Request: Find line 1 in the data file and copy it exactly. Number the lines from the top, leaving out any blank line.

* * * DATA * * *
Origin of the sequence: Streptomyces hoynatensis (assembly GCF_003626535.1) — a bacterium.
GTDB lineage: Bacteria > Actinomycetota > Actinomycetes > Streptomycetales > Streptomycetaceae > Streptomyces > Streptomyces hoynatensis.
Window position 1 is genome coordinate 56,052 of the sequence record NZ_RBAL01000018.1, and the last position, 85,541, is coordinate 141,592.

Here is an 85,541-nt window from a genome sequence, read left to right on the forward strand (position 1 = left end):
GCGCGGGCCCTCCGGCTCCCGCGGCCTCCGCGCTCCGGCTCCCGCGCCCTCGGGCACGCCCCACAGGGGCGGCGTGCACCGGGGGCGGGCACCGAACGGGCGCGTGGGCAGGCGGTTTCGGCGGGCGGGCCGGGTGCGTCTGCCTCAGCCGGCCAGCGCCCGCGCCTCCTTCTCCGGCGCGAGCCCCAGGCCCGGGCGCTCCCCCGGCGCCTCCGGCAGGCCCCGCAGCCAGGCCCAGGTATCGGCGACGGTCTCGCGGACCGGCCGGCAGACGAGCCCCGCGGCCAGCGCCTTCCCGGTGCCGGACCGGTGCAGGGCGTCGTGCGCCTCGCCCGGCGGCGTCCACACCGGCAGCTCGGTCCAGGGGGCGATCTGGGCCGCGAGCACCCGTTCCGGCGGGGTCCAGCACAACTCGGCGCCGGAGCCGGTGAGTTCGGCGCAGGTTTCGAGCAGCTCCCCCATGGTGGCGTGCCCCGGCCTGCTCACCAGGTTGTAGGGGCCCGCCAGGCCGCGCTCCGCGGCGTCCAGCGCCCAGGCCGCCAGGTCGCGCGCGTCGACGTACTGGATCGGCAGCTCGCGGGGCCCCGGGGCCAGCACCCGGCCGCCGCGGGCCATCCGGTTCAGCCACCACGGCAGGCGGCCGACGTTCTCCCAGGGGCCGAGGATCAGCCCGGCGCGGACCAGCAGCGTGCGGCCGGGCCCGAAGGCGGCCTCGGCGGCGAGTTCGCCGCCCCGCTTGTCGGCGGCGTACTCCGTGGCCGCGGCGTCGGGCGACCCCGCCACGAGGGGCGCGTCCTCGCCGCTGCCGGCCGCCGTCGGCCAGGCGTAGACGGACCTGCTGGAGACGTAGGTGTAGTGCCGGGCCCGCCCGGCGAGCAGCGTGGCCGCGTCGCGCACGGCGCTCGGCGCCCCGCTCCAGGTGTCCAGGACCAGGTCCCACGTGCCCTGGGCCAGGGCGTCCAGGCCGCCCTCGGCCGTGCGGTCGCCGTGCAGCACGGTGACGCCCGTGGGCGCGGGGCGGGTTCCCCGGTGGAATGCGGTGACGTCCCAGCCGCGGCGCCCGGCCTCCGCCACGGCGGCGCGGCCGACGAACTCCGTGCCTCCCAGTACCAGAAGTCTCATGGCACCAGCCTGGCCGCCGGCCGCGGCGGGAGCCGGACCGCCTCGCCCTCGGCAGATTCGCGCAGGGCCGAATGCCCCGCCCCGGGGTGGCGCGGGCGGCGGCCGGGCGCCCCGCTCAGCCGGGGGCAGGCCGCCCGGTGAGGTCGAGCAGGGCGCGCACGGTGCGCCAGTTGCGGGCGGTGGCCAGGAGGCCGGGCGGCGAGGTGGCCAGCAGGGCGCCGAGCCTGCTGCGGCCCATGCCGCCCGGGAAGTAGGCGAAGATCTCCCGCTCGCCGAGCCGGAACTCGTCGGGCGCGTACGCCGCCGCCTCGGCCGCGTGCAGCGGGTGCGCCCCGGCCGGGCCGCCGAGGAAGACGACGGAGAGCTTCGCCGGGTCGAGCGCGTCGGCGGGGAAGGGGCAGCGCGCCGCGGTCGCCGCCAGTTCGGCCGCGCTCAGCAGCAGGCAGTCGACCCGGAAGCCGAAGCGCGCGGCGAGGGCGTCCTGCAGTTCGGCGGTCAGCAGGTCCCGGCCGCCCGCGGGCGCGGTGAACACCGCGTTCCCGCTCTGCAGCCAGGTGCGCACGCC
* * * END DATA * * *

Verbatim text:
Origin of the sequence: Streptomyces hoynatensis (assembly GCF_003626535.1) — a bacterium.